French Property Insider Volume XVI, Issue 43 Thursday, November 1, 2018 • Paris, France
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APARTMENT FOR SALE: 36 rue de Buci, Paris 6th Arrondissement
Studio Apartment Fully Furnished, 28.55m2 (307 sq. ft.), Third Floor with Lift
Located in the heart of Saint-Germain-des-Prés, where rue de Buci meets with boulevard Saint-Germain and rue de l’Echaudé, the apartment is in the perfect location on the third floor (with elevator) of an old building completely restored to modernity. The apartment has two large windows overlooking the quiet rue de l’Echaudé.
Today my daughter moves to Los Angeles from New York, where she has been living for 16 years. It makes sense that she make this transition on 1-11 or 11-1, depending on how you look at it, since she considers herself an 11:11. Numerologists and New Age philosophers believe that "events linked to the time 11:11 appear more often than can be explained by chance or coincidence and is an example of synchronicity. Some authors claim that seeing 11:11 on a clock is an auspicious sign. Others claim that 11:11 signals a spirit presence." (Wikipedia.org)
Of course there are skeptics, but Erica is a serious believer since these combinations of numbers have haunted her since birth. I won't elaborate on the long list of elevens that have been significant in her life, and maybe she chose this date to make her move, or it was chosen for her, but either way, it will always remain significant.
She and I bought the New York apartment when the euro was worth $1.50. That meant that the euros stretched 50% longer and afforded a much nicer property. A French bank loaned us the money based on the equity we had built in our Paris properties over the previous nine years. (I wish I could claim "11," just to make the story juicier, but that would be a lie.) It was the bright idea of our loan officers here in Paris who were way smarter than we were. At the time, some of those Paris properties were generating a healthy revenue from short-term rentals making the mortgage a very low risk for the bank. (Those were the days, my friend...)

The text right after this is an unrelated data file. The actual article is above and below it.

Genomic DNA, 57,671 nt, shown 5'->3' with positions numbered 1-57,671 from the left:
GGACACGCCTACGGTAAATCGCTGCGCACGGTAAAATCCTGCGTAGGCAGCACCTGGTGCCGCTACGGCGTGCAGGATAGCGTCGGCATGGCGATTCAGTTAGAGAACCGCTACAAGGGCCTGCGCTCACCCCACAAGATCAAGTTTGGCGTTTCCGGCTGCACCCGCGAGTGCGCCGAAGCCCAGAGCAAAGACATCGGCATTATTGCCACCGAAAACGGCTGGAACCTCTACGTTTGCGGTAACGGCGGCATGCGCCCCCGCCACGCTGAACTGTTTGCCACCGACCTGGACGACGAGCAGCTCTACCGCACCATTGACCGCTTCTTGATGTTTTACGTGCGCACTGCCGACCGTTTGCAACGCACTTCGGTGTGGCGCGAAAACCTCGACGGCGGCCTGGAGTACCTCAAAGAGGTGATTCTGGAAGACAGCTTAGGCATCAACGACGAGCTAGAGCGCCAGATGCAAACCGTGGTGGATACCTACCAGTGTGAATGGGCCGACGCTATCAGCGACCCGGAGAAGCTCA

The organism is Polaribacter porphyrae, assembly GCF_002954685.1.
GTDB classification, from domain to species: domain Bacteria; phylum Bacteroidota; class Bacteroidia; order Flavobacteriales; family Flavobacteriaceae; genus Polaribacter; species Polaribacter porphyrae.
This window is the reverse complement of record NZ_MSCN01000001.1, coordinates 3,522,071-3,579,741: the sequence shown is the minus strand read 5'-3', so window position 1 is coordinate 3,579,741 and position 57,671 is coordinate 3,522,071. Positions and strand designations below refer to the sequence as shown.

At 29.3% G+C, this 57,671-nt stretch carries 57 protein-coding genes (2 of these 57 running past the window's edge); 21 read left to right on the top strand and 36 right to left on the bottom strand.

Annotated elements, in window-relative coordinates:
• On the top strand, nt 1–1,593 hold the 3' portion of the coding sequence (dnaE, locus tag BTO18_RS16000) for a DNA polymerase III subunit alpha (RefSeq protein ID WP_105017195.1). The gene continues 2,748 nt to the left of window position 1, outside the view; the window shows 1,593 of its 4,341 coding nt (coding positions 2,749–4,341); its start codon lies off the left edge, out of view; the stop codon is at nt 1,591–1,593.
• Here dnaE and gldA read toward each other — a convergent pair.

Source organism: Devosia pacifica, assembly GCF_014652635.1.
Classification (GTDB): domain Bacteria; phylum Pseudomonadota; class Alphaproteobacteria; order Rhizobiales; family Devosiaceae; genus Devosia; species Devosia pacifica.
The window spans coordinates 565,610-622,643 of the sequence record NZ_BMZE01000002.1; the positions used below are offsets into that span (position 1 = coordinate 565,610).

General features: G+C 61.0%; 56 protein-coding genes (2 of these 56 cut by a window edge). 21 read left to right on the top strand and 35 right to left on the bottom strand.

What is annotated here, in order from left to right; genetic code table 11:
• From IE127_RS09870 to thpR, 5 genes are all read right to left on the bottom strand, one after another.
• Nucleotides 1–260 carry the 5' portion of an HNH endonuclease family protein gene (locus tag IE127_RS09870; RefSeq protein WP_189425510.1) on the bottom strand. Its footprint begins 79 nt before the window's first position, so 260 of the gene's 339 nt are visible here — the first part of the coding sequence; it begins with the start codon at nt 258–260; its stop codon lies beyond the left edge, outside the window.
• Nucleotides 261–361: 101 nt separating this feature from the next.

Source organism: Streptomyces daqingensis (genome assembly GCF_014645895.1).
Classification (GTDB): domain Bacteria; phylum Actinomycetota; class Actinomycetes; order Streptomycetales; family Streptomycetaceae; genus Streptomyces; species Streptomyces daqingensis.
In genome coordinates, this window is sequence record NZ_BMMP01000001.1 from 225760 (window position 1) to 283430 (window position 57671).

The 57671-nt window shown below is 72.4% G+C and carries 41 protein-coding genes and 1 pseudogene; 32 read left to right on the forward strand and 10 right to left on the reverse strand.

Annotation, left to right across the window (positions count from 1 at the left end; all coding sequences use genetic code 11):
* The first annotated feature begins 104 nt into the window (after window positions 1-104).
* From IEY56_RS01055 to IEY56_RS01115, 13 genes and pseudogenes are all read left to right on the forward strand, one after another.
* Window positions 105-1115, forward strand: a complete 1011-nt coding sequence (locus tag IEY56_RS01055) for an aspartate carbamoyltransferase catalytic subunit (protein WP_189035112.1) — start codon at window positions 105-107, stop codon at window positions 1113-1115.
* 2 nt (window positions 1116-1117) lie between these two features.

We met our real estate agent in New York by virtue of following a lead on a property of interest on the Internet. That particular property didn't pan out, but Maryann did. I gave her only the five days I was physically in New York to find the perfect apartment for our budget, and in only two areas of town: the West Village and Soho. My idea of location, location, location is dead center of the universe — we didn't want to be in Brooklyn (where everyone was telling us to buy) and I wanted to be in a part of the city that was "human scale." Those two parts of Manhattan may be a small bite out of the Big Apple, but are as village-like and humanly tolerable as is possible among the skyscrapers.
The apartment is a "co-op." You New Yorkers know exactly what that means, compared to a "condo." Greg Jacobs does an excellent job of describing the difference between a New York co-op and condo in the Huffington Post. There are plusses and minuses to consider with both, but one thing for sure in a co-op: the board and the by-laws RULE. A buyer, or a renter, must be interviewed and approved by the board, which makes them highly exclusive, plus a real pain in the neck!
When we were looking at properties with Maryann, I instructed her to only consider co-ops with a "lenient" board. My daughter was 22 years old at the time, living alone, and I feared the board would see someone so young as a risk for late-night parties, etc. — the kind of goings-on in which college students might engage. (They hadn't yet gotten to know my industrious and independent daughter!) When we walked into this particular apartment at Barrow and 4th Street, I took one look at the apartment, saw the perfect view of the Empire State Building and said, "I'll take it." I didn't bargain or quibble — I certainly didn't want to lose what clearly was a great piece of property.
Erica has lived there ever since and loved it. Now, it's time for her to move on. Because of the less lenient part of the co-op by-laws, it can only be rented for up to two years, and only with board approval. That may be a pain in the neck, but the upside is that we're sure to get a good tenant, one of the main reasons co-ops maintain such exclusivity.